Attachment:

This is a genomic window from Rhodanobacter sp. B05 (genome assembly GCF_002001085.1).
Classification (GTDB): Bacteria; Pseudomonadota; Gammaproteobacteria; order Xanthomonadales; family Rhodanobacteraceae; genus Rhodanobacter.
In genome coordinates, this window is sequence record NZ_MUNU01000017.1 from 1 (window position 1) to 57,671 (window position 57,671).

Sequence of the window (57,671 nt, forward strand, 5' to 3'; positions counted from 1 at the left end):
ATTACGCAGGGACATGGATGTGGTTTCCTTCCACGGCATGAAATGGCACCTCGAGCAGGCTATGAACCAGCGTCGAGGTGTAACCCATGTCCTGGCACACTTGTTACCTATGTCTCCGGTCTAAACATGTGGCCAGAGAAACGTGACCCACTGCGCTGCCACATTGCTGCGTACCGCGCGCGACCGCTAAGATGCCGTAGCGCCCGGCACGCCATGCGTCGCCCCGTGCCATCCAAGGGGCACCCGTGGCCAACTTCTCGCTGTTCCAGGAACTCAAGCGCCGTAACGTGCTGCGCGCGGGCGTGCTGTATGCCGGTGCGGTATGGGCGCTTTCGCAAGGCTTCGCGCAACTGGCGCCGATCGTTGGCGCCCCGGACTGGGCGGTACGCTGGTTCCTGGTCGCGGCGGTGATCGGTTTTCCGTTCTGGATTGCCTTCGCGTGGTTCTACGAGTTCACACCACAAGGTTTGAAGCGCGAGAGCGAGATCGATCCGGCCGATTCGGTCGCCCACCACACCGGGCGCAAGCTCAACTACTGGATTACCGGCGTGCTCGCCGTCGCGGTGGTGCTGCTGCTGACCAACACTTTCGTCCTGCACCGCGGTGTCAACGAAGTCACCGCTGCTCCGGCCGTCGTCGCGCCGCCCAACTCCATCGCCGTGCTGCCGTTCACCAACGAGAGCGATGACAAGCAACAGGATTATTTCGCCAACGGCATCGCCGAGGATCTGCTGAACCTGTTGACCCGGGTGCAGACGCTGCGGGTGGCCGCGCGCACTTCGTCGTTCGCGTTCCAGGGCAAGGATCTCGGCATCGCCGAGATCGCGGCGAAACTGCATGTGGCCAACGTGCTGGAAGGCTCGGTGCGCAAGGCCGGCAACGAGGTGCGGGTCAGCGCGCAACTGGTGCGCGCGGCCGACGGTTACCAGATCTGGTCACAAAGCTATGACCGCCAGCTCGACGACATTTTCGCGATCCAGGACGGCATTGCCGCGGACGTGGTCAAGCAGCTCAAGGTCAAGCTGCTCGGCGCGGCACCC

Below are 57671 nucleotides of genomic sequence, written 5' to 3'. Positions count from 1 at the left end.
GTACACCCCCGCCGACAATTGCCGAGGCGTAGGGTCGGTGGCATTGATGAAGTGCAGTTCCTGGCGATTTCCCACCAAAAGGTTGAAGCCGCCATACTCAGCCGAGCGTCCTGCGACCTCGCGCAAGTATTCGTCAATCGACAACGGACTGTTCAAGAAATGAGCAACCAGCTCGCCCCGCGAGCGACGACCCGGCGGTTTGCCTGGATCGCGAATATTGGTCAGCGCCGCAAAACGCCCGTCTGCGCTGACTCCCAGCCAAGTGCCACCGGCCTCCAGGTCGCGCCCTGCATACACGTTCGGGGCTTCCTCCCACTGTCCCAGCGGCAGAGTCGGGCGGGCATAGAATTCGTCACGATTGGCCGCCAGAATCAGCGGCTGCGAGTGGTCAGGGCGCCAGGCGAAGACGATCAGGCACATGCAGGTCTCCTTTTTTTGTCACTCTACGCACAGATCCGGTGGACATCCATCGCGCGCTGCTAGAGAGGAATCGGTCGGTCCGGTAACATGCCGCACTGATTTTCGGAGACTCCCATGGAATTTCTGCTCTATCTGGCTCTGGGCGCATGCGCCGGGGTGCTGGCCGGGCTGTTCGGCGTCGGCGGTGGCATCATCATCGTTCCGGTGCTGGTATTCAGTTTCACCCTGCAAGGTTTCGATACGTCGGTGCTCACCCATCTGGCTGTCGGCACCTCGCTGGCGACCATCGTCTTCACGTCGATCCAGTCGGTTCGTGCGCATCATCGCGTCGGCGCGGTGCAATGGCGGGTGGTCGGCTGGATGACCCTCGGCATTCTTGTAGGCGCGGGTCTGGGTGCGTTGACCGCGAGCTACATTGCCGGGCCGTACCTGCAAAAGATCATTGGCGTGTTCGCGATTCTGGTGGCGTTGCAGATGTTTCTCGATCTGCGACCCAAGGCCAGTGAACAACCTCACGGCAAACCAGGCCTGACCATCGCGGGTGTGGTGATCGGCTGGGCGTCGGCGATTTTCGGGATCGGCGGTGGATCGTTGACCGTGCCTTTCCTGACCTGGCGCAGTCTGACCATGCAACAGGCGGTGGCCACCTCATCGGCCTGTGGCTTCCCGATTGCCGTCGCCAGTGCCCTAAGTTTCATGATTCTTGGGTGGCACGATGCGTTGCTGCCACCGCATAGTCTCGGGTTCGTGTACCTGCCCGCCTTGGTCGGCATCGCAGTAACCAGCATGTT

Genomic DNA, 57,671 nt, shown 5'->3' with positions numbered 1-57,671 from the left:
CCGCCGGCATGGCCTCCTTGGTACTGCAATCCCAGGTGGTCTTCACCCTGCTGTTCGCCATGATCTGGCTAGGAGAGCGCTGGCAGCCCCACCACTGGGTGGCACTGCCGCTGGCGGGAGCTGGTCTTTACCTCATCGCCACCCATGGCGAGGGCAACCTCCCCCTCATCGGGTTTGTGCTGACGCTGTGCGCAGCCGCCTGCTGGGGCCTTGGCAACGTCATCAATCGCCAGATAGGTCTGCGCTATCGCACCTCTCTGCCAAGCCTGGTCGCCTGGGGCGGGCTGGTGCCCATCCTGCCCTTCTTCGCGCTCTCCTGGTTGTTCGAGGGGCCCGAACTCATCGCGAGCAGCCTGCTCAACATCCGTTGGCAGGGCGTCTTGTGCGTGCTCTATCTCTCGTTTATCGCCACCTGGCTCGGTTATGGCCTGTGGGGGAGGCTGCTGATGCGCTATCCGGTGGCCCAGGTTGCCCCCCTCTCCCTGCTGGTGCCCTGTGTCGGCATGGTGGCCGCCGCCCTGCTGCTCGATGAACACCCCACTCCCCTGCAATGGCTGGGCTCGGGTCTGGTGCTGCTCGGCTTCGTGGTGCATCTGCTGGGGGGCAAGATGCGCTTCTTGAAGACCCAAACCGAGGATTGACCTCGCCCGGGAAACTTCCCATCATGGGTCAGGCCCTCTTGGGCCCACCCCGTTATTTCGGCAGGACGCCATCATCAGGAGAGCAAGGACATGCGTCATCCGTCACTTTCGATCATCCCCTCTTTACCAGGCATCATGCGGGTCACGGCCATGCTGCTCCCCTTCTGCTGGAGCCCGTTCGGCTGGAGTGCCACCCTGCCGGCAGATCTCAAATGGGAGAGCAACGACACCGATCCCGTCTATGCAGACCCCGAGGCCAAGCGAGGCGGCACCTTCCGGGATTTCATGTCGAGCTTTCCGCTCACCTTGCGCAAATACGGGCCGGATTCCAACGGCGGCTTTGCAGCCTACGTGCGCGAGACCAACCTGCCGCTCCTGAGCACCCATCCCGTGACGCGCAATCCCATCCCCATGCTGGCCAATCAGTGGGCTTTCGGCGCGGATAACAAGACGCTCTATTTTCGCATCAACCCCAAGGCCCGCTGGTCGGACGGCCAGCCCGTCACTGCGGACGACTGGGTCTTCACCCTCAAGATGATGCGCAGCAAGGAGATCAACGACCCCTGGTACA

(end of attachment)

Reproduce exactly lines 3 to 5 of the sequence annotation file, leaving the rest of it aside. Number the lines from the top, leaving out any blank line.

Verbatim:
In genome coordinates, this window is sequence record NZ_MUNU01000017.1 from 1 (window position 1) to 57,671 (window position 57,671).

Sequence of the window (57,671 nt, forward strand, 5' to 3'; positions counted from 1 at the left end):
ATTACGCAGGGACATGGATGTGGTTTCCTTCCACGGCATGAAATGGCACCTCGAGCAGGCTATGAACCAGCGTCGAGGTGTAACCCATGTCCTGGCACACTTGTTACCTATGTCTCCGGTCTAAACATGTGGCCAGAGAAACGTGACCCACTGCGCTGCCACATTGCTGCGTACCGCGCGCGACCGCTAAGATGCCGTAGCGCCCGGCACGCCATGCGTCGCCCCGTGCCATCCAAGGGGCACCCGTGGCCAACTTCTCGCTGTTCCAGGAACTCAAGCGCCGTAACGTGCTGCGCGCGGGCGTGCTGTATGCCGGTGCGGTATGGGCGCTTTCGCAAGGCTTCGCGCAACTGGCGCCGATCGTTGGCGCCCCGGACTGGGCGGTACGCTGGTTCCTGGTCGCGGCGGTGATCGGTTTTCCGTTCTGGATTGCCTTCGCGTGGTTCTACGAGTTCACACCACAAGGTTTGAAGCGCGAGAGCGAGATCGATCCGGCCGATTCGGTCGCCCACCACACCGGGCGCAAGCTCAACTACTGGATTACCGGCGTGCTCGCCGTCGCGGTGGTGCTGCTGCTGACCAACACTTTCGTCCTGCACCGCGGTGTCAACGAAGTCACCGCTGCTCCGGCCGTCGTCGCGCCGCCCAACTCCATCGCCGTGCTGCCGTTCACCAACGAGAGCGATGACAAGCAACAGGATTATTTCGCCAACGGCATCGCCGAGGATCTGCTGAACCTGTTGACCCGGGTGCAGACGCTGCGGGTGGCCGCGCGCACTTCGTCGTTCGCGTTCCAGGGCAAGGATCTCGGCATCGCCGAGATCGCGGCGAAACTGCATGTGGCCAACGTGCTGGAAGGCTCGGTGCGCAAGGCCGGCAACGAGGTGCGGGTCAGCGCGCAACTGGTGCGCGCGGCCGACGGTTACCAGATCTGGTCACAAAGCTATGACCGCCAGCTCGACGACATTTTCGCGATCCAGGACGGCATTGCCGCGGACGTGGTCAAGCAGCTCAAGGTCAAGCTGCTCGGCGCGGCACCC